From today, Saturday 1st August, the guidance for those who have been shielding due to being clinically vulnerable has changed. This is good news for many who have been feeling isolated throughout the shielding period.

What’s changing?

As of 1st August, the advice from the government to shield will be paused.

The key points within this change to current guidance are;

  • free food parcels, medicine deliveries and care that have been provided as part of the National Shielding Service will end
  • if you need delivering food, prescriptions and essential items delivered to you, NHS Volunteer Responders will continue to do so
  • eligibility for priority supermarket slots continues (as long as you were registered by 17th July)

These changes will remain in place unless the transmission of COVID-19 in the community starts to rise significantly. Of course if you still have any concerns, then please do discuss them with your GP or hospital clinician.

What does it mean?

It means you’re able head out to more places and see more people, such as:

  • Your workplace – as long as it is COVID-secure. However, if you’re able to continue working from home then you are still advised to do so.
  • School – it may be school holidays at the moment, but should schools open again after the summer, then children who are clinically extremely vulnerable can return to school
  • Out in the community –  whether it’s to go outside to buy food, to places of worship or for exercise. Just remember to maintain a 2 metre distance wherever possible

Who does this apply to?

Everyone who is clinically extremely vulnerable, including those living in long-term care facilities for the elderly or people with special needs.

If you fall into this category you should have been told by your GP or hospital clinician directly to shield, or you may have received a letter from the government advising you to do so.

Disease severity, medical history or treatment levels will also affect who is in this group, but extremely vulnerable people may include:

  • solid organ transplant recipients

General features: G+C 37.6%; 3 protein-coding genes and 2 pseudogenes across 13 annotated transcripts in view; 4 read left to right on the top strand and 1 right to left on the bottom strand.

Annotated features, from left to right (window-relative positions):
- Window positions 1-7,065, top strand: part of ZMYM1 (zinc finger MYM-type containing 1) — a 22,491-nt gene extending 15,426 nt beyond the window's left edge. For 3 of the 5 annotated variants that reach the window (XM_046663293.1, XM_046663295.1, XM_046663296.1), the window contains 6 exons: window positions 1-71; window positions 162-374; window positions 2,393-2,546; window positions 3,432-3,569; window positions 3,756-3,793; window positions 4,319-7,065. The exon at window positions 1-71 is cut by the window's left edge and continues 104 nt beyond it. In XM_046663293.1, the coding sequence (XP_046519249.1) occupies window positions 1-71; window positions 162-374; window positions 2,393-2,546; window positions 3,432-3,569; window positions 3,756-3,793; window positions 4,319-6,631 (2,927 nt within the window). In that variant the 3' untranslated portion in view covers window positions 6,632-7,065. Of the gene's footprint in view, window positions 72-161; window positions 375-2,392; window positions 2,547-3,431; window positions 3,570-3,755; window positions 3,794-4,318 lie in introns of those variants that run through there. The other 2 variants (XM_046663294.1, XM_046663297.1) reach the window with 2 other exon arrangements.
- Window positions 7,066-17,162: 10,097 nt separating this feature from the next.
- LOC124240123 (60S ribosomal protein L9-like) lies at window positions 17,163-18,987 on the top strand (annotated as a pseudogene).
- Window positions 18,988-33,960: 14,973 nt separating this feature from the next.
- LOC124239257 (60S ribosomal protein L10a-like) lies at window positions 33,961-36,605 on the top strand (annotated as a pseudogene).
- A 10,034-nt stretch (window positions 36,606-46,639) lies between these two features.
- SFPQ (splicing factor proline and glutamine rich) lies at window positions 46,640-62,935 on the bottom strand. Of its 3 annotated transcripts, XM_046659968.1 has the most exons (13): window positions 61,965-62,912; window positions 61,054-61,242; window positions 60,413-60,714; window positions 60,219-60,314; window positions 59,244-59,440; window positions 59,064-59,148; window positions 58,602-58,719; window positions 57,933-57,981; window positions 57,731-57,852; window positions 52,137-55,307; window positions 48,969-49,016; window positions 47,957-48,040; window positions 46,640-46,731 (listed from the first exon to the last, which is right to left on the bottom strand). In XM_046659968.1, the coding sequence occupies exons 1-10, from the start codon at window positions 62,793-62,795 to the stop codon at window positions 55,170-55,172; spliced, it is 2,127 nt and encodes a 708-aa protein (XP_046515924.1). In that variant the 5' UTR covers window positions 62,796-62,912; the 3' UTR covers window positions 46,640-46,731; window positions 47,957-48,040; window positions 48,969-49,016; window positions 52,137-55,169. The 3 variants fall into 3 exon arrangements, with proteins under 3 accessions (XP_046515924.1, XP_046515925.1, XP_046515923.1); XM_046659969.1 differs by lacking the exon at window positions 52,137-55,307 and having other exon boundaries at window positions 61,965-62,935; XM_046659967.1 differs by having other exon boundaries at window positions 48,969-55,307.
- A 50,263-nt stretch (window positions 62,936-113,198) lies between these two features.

• those with specific cancers:
  • people with cancer who are undergoing active chemotherapy
  • people with lung cancer who are undergoing radical radiotherapy
  • people with cancers of the blood or bone marrow such as leukaemia, lymphoma or myeloma who are at any stage of treatment
  • people having immunotherapy or other continuing antibody treatments for cancer
  • people having other targeted cancer treatments which can affect the immune system, such as protein kinase inhibitors or PARP inhibitors
  • people who have had bone marrow or stem cell transplants in the last 6 months, or who are still taking immunosuppression drugs
  • people with severe respiratory conditions including all cystic fibrosis, severe asthma and severe chronic obstructive pulmonary disease (COPD)
  • people with rare diseases that significantly increase the risk of infections (such as severe combined immunodeficiency (SCID), homozygous sickle cell)
  • people on immunosuppression therapies sufficient to significantly increase risk of infection
  • women who are pregnant with significant heart disease, congenital or acquired
  • other people who have also been classed as clinically extremely vulnerable, based on clinical judgement and an assessment of their needs. GPs and hospital clinicians have been provided with guidance to support these decisions

Please visit the NHS Digital website if you need more information.

How Air Physiotherapy can help you

We’re here to help people who have breathing issues as well as those who are recovering from Covid. We’re able to offer both virtual and face to face consultations. You can book either of these services online – just head to our website!

Or you can send us an email